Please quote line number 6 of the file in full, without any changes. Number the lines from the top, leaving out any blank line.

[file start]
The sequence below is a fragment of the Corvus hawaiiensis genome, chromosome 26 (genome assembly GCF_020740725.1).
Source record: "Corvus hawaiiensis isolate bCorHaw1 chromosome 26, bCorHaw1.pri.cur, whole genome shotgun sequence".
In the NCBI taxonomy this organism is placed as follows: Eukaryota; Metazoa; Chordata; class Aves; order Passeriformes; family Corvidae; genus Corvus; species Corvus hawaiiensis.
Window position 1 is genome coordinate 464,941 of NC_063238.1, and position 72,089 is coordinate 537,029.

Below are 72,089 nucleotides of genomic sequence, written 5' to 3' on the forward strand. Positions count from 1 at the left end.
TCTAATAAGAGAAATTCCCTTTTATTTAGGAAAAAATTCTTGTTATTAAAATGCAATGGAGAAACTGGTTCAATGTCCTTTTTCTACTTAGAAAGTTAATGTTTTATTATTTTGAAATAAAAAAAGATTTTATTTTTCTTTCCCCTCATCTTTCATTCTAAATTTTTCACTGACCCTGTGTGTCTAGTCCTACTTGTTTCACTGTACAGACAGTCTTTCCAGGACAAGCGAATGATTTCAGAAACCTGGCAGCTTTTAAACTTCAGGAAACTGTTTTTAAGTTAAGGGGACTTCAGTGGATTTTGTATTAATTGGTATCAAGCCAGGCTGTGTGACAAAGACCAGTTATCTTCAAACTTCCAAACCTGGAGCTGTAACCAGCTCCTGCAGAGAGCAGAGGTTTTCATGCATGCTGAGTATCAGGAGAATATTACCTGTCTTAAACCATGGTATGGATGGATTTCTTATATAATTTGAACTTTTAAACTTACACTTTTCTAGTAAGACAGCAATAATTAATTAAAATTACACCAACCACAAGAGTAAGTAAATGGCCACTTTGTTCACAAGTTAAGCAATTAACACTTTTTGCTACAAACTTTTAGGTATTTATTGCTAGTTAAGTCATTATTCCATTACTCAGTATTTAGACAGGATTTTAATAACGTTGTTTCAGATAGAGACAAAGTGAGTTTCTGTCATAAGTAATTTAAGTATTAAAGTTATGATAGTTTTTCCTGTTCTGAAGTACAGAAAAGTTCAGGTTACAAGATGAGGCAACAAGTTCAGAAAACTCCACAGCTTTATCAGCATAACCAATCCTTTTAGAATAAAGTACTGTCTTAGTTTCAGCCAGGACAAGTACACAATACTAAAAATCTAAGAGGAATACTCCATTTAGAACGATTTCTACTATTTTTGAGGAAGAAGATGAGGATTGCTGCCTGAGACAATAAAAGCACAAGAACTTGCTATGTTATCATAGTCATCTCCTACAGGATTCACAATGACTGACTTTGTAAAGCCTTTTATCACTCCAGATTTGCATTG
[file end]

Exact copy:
TCTAATAAGAGAAATTCCCTTTTATTTAGGAAAAAATTCTTGTTATTAAAATGCAATGGAGAAACTGGTTCAATGTCCTTTTTCTACTTAGAAAGTTAATGTTTTATTATTTTGAAATAAAAAAAGATTTTATTTTTCTTTCCCCTCATCTTTCATTCTAAATTTTTCACTGACCCTGTGTGTCTAGTCCTACTTGTTTCACTGTACAGACAGTCTTTCCAGGACAAGCGAATGATTTCAGAAACCTGGCAGCTTTTAAACTTCAGGAAACTGTTTTTAAGTTAAGGGGACTTCAGTGGATTTTGTATTAATTGGTATCAAGCCAGGCTGTGTGACAAAGACCAGTTATCTTCAAACTTCCAAACCTGGAGCTGTAACCAGCTCCTGCAGAGAGCAGAGGTTTTCATGCATGCTGAGTATCAGGAGAATATTACCTGTCTTAAACCATGGTATGGATGGATTTCTTATATAATTTGAACTTTTAAACTTACACTTTTCTAGTAAGACAGCAATAATTAATTAAAATTACACCAACCACAAGAGTAAGTAAATGGCCACTTTGTTCACAAGTTAAGCAATTAACACTTTTTGCTACAAACTTTTAGGTATTTATTGCTAGTTAAGTCATTATTCCATTACTCAGTATTTAGACAGGATTTTAATAACGTTGTTTCAGATAGAGACAAAGTGAGTTTCTGTCATAAGTAATTTAAGTATTAAAGTTATGATAGTTTTTCCTGTTCTGAAGTACAGAAAAGTTCAGGTTACAAGATGAGGCAACAAGTTCAGAAAACTCCACAGCTTTATCAGCATAACCAATCCTTTTAGAATAAAGTACTGTCTTAGTTTCAGCCAGGACAAGTACACAATACTAAAAATCTAAGAGGAATACTCCATTTAGAACGATTTCTACTATTTTTGAGGAAGAAGATGAGGATTGCTGCCTGAGACAATAAAAGCACAAGAACTTGCTATGTTATCATAGTCATCTCCTACAGGATTCACAATGACTGACTTTGTAAAGCCTTTTATCACTCCAGATTTGCATTG